Army drafts new electronic warfare concepts for above and below division

As the Army looks to field a raft of new EW capabilities, it needs concepts of operations for how they'll be deployed and integrated.
U.S. Army soldiers assigned to "Wild Bill" Platoon, 1st Squadron, 7th Cavalry Regiment and 1st Battalion, 4th Infantry Regiment conduct electronic warfare training during Combined Resolve XV, Feb. 23, 2021 at the Hohenfels Training Area. (U.S. Army photo by Sgt. Julian Padua)

The Army has drafted and presented new concepts of operations for its slew of electronic warfare equipment to senior leaders.

After divesting much of its capabilities after the Cold War and lacking any program-of-record offensive or defensive EW equipment during the post-9/11 wars, the Army is now poised to begin fielding a raft of capabilities to its forces and formations.

With the introduction of these new systems, the service needs concepts of operations for how those tools — which will include ground-based jammers for formations above and below brigade, backpacable jammers and airborne jammers — will be deployed and used within formations.

“The Army’s plan is to develop and employ integrated EW capabilities that provide ground commanders at echelon with the ability to see themselves, see the adversary, and affect the adversary through the” electromagnetic spectrum, Col. Gary Brock, Army capabilities manager for electronic warfare at the Cyber Center of Excellence, said in response to questions from DefenseScoop. “The overall objective is to develop EW capabilities that serve as a force multiplier to counter extant and emerging threats. We must take advantage of opportunities to detect, deny, deceive, disrupt, degrade, and destroy EMS capabilities upon which our adversaries rely, while also maintaining our own EMS awareness to ensure freedom of maneuver in contested and congested environments.”


As part of a Warfighting Forum that took place at Army Cyber Command in late-February, documents detailing how the Army will fight with electronic warfare tools at the corps level and above, and division and below, were drafted and presented to Army Cyber Command, Cyber Center of Excellence and senior service leaders, according to Brock. The documents were developed with input from the operational and institutional forces and are living documents that will be continuously updated as new EW systems are approved and fielded, he added.

The concepts were completed as part of the Army Capabilities Development Integration and Development System (ACIDS)/Joint Capabilities Integration and Development System (JCIDS) process from 2013 with an organizational relook in 2016. It differs from the past as it’s taking a holistic look at the EW systems architecture the Army is crafting, as opposed to individual programs. Officials want an integrated system of capabilities that fit into a battlefield architecture with other Army systems.

It is also the first electronic warfare concept-of-operations document since the Army updated its doctrine for conducting battlefield operations, Field Manual 3.0, in 2022 that defined the division as the unit of action, not the brigade as it had been over the last 20 years.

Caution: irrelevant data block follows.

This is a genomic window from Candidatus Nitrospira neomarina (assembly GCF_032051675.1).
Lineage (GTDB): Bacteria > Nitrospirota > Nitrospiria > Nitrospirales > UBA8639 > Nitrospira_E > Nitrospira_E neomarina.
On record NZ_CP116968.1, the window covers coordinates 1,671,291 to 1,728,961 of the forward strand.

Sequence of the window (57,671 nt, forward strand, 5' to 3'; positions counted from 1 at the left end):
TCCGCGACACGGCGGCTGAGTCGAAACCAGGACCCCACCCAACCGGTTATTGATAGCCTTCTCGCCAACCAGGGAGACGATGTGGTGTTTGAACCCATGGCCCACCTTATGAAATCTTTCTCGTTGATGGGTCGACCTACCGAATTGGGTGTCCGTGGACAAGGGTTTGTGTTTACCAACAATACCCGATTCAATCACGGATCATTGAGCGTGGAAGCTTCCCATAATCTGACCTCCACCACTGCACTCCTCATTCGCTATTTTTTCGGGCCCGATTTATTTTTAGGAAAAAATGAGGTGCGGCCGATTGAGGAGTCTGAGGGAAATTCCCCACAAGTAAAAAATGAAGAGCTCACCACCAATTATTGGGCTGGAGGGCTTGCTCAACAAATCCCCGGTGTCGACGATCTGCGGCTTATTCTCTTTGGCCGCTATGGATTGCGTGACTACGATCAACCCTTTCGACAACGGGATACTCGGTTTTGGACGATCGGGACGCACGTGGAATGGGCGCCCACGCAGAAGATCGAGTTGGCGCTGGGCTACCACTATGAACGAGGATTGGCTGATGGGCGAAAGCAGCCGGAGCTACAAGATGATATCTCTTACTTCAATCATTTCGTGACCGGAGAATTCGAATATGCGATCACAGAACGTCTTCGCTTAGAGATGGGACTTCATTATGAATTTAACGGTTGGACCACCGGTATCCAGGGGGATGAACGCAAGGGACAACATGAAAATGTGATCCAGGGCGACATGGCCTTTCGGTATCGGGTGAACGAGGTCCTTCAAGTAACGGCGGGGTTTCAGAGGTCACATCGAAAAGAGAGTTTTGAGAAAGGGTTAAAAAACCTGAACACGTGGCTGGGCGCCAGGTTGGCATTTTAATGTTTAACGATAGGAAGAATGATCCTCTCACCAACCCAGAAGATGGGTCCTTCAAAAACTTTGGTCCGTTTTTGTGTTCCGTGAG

The concepts will differ depending on complexity and echelon. For example, corps will focus on integration with joint and international partners, with divisions focusing on tactical engagement and maneuvering while enabling brigades.

Battalion and below formations will be transforming with electronic warfare integrated into new and emerging technologies such as robotics, drones and launched effects, Brock said.


“EW must remain adaptable and flexible in response to evolving threats in the EMS … The CONOPS also must maintain pace with the technological adaptations and advances,” Brock said. “The Army plans to equip Soldiers with modular EW equipment that can be rapidly updated to meet the threat and adapted to integrate with varying platforms, whether it is a manned aircraft, unmanned aircraft, or a robotic combat vehicle. Expendable and attritable systems will offer persistent EW coverage and make the battlefield more survivable.”

Brock noted that at the theater level the electronic warfare fight will largely be executed through the multidomain task forces, bringing another layer to the concept as they support the theater commanders’ anti-access and area-denial degradation priorities, which refers to the combination of advanced radar and long-range missiles that will push U.S. assets farther away from adversaries.

The MDTF concepts have theater-specific variations, Brock said, to include the Europe-based land scenario vice the Indo-Pacific scenario.

Corps will support divisions with long-range electronic warfare — to include high-altitude and long-range launched effects — but also through protection such as securing lines of communication.

Then, at division and below, the EW fight will focus on optimizing electronic warfare payloads to platforms to generate desired effects on targets, with integration at the machine level into the command and control and fires ecosystems at echelon remaining an imperative.

Mark Pomerleau

Written by Mark Pomerleau

Mark Pomerleau is a reporter for DefenseScoop, covering information warfare and cyberspace.

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